Through processing our destruction, we can rise to great heights
Nothing but the bare walls are left, and even those have been altered beyond recognition. The furniture and fixtures are gone, empty rooms with missing beams leave a bare and fragile looking skeleton of a building. The damage isn’t the result of a hurricane or some other natural disaster; rather, it’s all done intentionally — at great expense and inconvenience — because yes, Phase 1 of home renovation requires destruction.
Phase 2 involves reconstruction. Now everything is possible. We can start from scratch, redesigning and rebuilding. Everything can be brand new, ushering in a new phase of life, a starting point for novel adventures.
We embrace destruction when we are in control of it, seizing the potential for vibrant growth and opportunity. But when it’s foisted upon us, we often resist. “Give me back my old life!” we cry. We want what we had.
Recognizing the Master Plan
Hashem has a plan, and the destruction of the Beis Hamikdash is all part of it. While we mourn its loss, we must keep in mind that it was purposely removed to make way for something even greater — a final Holy Temple that will usher in our Redemption. We will greatly appreciate and love our “renovation” when it is completed!
So too, the periods of personal destruction that each of us encounter along life’s journey, are designed to make way for our own renovations — our own growth and development. When everything is stripped from us, leaving behind only the bare walls of our being, there is space in which to rebuild. Now we can become something new and improved.
The phenomenon known as “post-traumatic growth” charts the common course of evolution that routinely follows periods of intense suffering. Scientific research testifies to the spiritual and mental transformation that occurs through the resolution of traumatic experience.
Processing the Trauma
The key to accessing this tremendous potential for growth, the opportunity to reach unprecedented levels of well-being and accomplishment, is through the processing of traumatic experience. A person who has suffered greatly without working through her trauma may simply end up a bitter, broken human being.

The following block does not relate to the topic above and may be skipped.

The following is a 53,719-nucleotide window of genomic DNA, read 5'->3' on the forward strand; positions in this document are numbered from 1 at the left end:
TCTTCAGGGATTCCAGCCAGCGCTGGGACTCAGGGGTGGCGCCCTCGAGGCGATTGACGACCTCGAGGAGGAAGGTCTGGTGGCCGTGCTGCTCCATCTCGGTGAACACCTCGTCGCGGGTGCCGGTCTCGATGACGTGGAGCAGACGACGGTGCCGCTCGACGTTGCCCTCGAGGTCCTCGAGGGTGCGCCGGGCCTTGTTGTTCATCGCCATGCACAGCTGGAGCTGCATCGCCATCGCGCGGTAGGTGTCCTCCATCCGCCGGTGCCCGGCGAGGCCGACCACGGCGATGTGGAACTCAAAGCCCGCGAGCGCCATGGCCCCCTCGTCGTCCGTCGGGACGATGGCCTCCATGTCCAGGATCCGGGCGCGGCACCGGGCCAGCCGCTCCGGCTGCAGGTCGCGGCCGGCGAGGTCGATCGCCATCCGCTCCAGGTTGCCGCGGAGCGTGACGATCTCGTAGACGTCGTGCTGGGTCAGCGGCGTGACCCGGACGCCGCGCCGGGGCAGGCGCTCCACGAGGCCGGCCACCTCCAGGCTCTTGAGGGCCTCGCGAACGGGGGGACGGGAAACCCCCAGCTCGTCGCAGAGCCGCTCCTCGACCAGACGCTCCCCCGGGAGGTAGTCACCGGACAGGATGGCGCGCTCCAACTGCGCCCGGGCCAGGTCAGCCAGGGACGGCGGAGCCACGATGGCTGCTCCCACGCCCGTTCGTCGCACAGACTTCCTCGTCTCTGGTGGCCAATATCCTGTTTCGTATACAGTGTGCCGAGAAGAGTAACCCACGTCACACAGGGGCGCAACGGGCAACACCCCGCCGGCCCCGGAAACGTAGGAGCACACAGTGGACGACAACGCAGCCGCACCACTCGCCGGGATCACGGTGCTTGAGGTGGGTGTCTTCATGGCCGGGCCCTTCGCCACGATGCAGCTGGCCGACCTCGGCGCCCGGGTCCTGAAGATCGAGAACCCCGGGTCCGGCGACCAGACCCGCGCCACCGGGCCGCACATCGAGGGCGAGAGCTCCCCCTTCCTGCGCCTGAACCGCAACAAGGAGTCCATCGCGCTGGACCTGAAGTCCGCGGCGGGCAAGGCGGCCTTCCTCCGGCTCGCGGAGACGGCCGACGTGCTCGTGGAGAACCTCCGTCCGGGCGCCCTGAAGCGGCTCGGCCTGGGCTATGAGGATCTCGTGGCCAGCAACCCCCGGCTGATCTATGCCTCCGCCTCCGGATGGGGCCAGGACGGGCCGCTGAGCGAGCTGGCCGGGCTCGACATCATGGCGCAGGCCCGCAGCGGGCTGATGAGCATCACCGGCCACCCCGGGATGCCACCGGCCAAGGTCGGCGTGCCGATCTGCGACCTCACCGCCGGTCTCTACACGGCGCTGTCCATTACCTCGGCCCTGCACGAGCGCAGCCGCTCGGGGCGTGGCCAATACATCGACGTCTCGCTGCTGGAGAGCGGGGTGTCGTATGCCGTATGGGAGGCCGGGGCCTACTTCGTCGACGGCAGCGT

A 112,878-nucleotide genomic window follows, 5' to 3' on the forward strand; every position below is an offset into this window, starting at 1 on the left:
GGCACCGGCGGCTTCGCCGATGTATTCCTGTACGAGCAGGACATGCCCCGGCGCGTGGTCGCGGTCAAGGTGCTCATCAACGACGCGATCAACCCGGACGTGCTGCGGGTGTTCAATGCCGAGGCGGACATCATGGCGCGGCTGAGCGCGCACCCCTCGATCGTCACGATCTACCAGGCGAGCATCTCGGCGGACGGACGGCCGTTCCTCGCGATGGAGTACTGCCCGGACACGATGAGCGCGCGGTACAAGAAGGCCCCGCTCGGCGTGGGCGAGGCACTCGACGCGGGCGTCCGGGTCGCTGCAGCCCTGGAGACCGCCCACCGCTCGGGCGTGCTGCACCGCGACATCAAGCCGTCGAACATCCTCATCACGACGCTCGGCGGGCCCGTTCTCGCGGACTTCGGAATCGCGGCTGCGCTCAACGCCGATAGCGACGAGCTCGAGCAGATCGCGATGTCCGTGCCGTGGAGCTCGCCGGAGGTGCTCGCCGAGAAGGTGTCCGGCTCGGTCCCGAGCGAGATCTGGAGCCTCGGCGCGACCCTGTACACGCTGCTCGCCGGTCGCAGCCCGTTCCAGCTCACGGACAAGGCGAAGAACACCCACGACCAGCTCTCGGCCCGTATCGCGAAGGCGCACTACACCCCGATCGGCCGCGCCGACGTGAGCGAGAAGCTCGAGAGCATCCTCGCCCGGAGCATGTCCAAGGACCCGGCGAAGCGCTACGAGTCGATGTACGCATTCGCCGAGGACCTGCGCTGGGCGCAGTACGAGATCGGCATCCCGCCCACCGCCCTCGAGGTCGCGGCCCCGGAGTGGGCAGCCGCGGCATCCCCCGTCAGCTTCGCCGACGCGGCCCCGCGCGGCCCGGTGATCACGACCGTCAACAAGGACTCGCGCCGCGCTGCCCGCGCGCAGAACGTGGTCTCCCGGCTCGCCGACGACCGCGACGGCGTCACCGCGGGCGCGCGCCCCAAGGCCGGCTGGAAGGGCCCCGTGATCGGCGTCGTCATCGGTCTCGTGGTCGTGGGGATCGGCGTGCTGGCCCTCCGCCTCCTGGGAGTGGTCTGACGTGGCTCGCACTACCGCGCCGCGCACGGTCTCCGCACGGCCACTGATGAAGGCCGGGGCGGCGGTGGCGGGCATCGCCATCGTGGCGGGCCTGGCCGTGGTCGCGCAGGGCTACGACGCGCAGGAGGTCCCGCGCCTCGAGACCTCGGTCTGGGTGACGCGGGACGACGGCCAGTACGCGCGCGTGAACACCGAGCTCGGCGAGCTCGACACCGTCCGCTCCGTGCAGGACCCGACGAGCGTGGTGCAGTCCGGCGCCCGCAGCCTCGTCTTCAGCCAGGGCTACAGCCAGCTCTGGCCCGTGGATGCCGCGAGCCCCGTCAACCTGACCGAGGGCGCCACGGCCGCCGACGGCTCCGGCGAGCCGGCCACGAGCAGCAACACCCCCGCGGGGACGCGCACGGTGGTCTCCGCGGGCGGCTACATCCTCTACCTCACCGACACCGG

Post-traumatic growth refers to the development of insight, an unburdening through emotional release, the development of self-compassion and empathy for others, a growth in understanding and acceptance, an increase in feelings of security, trust, and faith, and the acquisition of a broader perspective on life, and of one’s own purpose and potential. These cognitive, emotional, and spiritual changes occur through a conscious healing journey.
“My mother never recovered from the divorce. She hated my father and what he’d done, and she complained about it for the rest of her life. Her misery made our own lives more miserable than the divorce itself. When I was young, I joined my mom in hating my father. She made it clear to us that his bad choices were responsible for our deprivation. And we could see for ourselves just how awful he had been — he had just disappeared one day and we never saw him again. We were all scarred — by the abandonment, Mom’s suffering, and our own suffering. My oldest brother couldn’t cope with it, and he eventually dropped out of school.
“My older sister was hospitalized due to depression and a suicide attempt. But even though our family had been destroyed, and we were but shadows of our former selves, I decided that I didn’t want to become my mother or my brother or my sister. I wanted to rebuild myself — become something better than I would have been had our lives continued in the regular fashion. I found a way to get therapy and work with mentors. I went on an intense journey of self-discovery — to read and learn everything I could that might help me.
“As a result of this work, I’ve become a resource for others. Today I run healing groups for troubled teens, the kind of group that I needed back then but which unfortunately didn’t exist at the time. I know that my healing abilities come from my experiences and my journey far more than from the academic training I undertook. I know that Hashem put me through everything for a reason, and although I would never have chosen to be thrown into the flames, I am now grateful for everything I went through. I am proud to be who I am, and I feel privileged to have been so carefully guided toward my life’s mission.”
(Originally featured in Family First, Issue 804)
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